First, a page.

I met a guy recently who created a tequila (not even very good tequila) and the guy was 13 million in debt with the company and was just goofy. After several questions and watching him try to sell the stuff it was a disaster. Sure he brought in product to taste for the staff but had no promotional materials, had no free product to test it with customers in the bar, and very little margins for the owner to make any money (I'm sure being 13 million in debt he could not afford better margins! ... I mean yeesh 13 MILLION!?) This guy probably had twenty years on me but was like a kid in his approach.
Anyways, hopefully that proves my following points. You'll need:
Ready made campaigns for bars and clubs (which would include scripting for the staff to explain the taste and the story behind it)
Promotional materials (signs, coasters, etc.)
Incentives for staff to push the beer
Is all of this helping you so far?
Another local marketing concern I've been thinking about seems a little unique to the craft beer industry. Craft breweries will sometimes do special collaborations with other well known competitors. It seems brewing is less cut-throat competitive than many other industries. Do you have any experience with collaborative marketing strategies?
Here's what you do: Come up with 10 frequently asked questions people ask about your product, and 10 SHOULD ask questions. Now you can do many more than 10 but this is extremely powerful. Sounds silly but it can be the basis of your entire marketing campaign.
I know nothing about beer (pretty sure I'm allergic also) - so I'll use my marketing services as an example..
An example of a FAQ is "When is the best time to market a new product/service?" The answer is... as soon as possible! As long as you have a working product you should be marketing it, but the question your SHOULD be asking is how do I capture leads to to market them before, during, and after a product launch? Well my friend, see, you should be doing this...
Get the idea? What questions do people have about beer? How is it made? What is your process? What ingredients do you use? Where is it made? Think of as many frequently asked questions as possible and start to answer them. Then come up with the SHOULD-ask questions (SAQs) - what would they ask if they only knew what you knew?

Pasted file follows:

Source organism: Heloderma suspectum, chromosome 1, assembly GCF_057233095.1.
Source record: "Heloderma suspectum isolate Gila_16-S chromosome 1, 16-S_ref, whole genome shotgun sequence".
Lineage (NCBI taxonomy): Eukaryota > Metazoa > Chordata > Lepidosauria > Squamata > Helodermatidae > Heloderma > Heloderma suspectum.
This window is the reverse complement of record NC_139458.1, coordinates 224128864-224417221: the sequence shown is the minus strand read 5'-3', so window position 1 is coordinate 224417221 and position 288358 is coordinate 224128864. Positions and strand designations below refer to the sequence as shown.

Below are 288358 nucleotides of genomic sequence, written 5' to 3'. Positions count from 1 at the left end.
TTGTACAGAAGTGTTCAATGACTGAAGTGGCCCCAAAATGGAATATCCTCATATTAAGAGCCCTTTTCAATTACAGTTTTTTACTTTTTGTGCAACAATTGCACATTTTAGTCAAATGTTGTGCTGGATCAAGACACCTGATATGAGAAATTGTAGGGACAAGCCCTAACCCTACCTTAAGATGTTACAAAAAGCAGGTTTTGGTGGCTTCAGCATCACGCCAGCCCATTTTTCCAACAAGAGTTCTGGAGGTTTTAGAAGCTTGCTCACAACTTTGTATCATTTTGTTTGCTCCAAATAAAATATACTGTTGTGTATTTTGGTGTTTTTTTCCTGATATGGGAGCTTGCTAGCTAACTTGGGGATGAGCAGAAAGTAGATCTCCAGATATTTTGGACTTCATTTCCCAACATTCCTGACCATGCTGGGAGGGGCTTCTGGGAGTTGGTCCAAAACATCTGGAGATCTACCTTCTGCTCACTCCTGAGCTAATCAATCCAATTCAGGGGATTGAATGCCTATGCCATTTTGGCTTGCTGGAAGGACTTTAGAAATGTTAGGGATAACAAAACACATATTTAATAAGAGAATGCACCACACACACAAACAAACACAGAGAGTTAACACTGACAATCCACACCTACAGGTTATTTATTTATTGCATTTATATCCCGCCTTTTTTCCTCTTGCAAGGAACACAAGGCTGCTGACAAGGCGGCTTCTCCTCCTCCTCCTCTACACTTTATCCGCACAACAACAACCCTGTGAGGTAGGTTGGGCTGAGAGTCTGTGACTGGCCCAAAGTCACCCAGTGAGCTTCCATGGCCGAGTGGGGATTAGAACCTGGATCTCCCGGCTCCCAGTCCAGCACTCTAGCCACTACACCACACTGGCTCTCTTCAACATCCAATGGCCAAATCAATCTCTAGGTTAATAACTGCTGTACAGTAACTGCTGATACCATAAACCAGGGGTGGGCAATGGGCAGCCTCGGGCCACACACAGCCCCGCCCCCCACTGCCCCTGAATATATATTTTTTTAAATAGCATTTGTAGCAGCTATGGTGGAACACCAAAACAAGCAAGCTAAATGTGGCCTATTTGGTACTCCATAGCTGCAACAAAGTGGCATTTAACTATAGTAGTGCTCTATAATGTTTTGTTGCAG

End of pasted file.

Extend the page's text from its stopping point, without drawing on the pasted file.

You will be surprised of 1.) how much you really know about your product, and 2.) how easy it would be to create all of your marketing materials based on these things.
Also, as I'm sure most people will ask "what's different about your beer that every other beer doesn't do?"
You can respond with this structure:
You know how most beers _____________?
What we do with our beer is _______________.
If good enough, it will force a response of "how do you do that?"
And there's where you move into your FAQ, SAQ sales presentation...
I'm scaring myself I'm so good...
Feel free to invite me to the wild parties.We will also be doing a decent amount of distributing ourselves and I will be going on "ride-alongs" with our distributors to keep the energy up and make sure everything is going well. That will be the fun part!
Hmm interesting. It only makes sense in your sales funnel that if someone doesn't want your product you sell them another one (and thus still make money). Most people don't utilize this in their sales funnels because they think so narrow-minded-ly...Another local marketing concern I've been thinking about seems a little unique to the craft beer industry. Craft breweries will sometimes do special collaborations with other well known competitors. It seems brewing is less cut-throat competitive than many other industries. Do you have any experience with collaborative marketing strategies?
To increase sales you can easily offer complimentary products as well as competitive products. Not every single person is going to want your product and if you only sell to 10%, what's that other 90% want? You can't just leave that money on the table - it doesn't make sense!
I'm sure I will have tons more questions when we get up and running, but for now I have one more. Do you market differently to resellers as opposed to consumers? When selling B2B, I assume that I should be pointing out the benefits of carrying our beer, and dispelling any of their concerns. When selling to consumers, I assume I should be getting more specific to the individual. Does this sound correct?